Larry Collins: Painter, Photographer, Curator

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REGULAR visitors to Provincetown may know Larry Collins as the cordial and knowledgeable man behind the counter at Larry Collins Fine Art, the gallery that he’s directed at the West End of Commercial Street since 2004. Browsing through his collection of photographs, paintings, artifacts, and memorabilia—including works by such renowned artists as James Bidgood, Mike Disfarmer, Damien Hirst, and Wilhelm von Glöeden—it quickly becomes clear that Collins’ curatorial scrutiny is sharp, studied, and eclectic.

Guests may not always be aware, however, that Collins himself has been working industriously as a painter and photographer for the past five decades, quietly garnering accolades and distinctions along the way. His painterly style is both vibrant and pensive, inspired by postimpressionists like Van Gogh, Gauguin, and collins1Cézanne, as well as expressionists like Ernst Ludwig Kirchner and abstract expressionists like Willem de Kooning. He has also earned a following for his distinctive, classically influenced drawings of the male form. Collins’ photography is more austere but no less emotional: his most famous photographs include many resonant images taken during his time in Vietnam, where he served as a soldier in the late 1960’s. His artworks and books have been acquired by a number of major institutions, including the Worcester Art Museum, New York Public Library, Boston Public Library, British Library, and the library collections at Harvard, Yale, Stanford, Princeton, and New York’s Museum of Modern Art.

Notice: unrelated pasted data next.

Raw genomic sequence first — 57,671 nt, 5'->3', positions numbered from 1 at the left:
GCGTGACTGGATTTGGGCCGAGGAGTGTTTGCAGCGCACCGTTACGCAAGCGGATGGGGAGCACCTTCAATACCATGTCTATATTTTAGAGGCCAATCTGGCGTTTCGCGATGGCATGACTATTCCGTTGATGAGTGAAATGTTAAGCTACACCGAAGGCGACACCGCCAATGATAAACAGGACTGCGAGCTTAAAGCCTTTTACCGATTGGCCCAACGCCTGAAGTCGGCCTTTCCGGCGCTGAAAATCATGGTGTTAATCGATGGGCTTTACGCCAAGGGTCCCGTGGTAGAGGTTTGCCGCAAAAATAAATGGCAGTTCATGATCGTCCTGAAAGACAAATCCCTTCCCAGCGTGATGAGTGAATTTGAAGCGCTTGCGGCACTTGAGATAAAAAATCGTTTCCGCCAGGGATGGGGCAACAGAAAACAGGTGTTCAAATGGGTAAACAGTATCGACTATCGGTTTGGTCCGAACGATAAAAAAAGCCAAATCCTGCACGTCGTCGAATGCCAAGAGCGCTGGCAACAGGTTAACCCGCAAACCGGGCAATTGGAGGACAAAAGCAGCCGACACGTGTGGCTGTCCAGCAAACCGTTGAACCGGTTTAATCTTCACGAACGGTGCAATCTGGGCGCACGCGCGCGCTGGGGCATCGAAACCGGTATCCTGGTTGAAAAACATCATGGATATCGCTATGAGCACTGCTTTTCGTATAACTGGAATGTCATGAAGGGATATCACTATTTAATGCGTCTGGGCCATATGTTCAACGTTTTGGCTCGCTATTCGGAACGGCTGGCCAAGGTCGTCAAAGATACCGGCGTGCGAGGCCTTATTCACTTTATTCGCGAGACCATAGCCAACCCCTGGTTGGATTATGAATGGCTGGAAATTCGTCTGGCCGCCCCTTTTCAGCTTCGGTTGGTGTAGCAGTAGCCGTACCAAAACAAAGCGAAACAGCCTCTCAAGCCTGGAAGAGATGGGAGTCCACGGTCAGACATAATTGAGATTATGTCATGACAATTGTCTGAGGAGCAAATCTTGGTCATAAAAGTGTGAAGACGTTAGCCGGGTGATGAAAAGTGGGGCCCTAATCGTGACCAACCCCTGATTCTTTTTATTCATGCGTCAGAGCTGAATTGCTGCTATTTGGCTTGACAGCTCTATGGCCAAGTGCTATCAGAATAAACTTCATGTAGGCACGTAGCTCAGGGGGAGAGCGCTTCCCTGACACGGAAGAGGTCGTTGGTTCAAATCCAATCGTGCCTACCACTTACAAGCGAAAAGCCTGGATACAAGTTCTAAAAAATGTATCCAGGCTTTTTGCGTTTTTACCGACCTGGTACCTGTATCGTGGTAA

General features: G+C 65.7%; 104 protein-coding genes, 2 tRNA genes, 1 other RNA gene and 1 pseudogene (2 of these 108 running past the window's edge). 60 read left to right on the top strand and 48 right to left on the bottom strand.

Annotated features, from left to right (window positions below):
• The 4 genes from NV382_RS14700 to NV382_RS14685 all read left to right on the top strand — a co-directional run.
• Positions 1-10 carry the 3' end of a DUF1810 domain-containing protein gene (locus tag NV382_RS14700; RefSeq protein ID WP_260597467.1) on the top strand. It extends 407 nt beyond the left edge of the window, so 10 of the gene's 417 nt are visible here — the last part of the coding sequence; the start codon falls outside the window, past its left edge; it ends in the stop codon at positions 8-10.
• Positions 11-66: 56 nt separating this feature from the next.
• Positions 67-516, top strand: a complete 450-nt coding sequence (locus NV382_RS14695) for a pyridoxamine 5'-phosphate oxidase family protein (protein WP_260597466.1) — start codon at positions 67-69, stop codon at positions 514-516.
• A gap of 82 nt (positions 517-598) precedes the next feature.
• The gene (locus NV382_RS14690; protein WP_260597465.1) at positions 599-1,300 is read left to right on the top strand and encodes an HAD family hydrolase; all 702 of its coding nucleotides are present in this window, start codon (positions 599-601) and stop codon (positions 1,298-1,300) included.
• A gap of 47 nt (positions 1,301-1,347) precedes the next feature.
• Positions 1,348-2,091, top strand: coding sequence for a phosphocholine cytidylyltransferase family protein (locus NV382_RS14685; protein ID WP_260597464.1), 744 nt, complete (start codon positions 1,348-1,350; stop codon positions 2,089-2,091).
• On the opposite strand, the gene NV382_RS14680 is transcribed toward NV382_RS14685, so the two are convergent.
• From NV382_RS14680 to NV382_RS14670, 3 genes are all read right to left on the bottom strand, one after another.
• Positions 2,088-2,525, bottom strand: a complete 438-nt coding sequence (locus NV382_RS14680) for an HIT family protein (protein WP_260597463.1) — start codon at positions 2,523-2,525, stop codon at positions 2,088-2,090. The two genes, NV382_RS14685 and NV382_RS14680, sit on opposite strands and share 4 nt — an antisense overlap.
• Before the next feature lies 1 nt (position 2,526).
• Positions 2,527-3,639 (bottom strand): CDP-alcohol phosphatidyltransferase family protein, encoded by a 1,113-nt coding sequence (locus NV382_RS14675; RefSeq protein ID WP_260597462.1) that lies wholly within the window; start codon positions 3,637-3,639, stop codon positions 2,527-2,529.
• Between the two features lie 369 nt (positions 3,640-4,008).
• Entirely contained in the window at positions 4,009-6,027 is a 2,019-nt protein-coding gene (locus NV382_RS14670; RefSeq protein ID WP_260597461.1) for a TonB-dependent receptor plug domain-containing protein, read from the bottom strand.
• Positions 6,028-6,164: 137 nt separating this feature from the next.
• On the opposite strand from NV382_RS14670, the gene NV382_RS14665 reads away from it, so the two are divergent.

Born in 1945 in Spokane, Washington, Collins was raised in Oklahoma, where he exhibited his work to early acclaim at age seventeen when Dorothy Miller, the legendary former curator of collections at MoMA, selected one of his paintings to be part of a regional show at the Oklahoma Art Center in 1962. Collins received a BFA in 1967 from the University of Oklahoma and an MFA in 1980 from Massachusetts College of Art, where he also taught in the 1980’s and 90’s. Since 1993, Collins has lived and worked in Provincetown, and from 1999 to 2004, he was director of Vintage Photography in the Driskel Gallery at Provincetown’s Schoolhouse Center. Earlier this year, a career retrospective of his art, “Larry R. Collins: Finding Light,” was exhibited at the Provincetown Art Association and Museum.

Recently I talked with Collins about his life and work at his studio in Provincetown.

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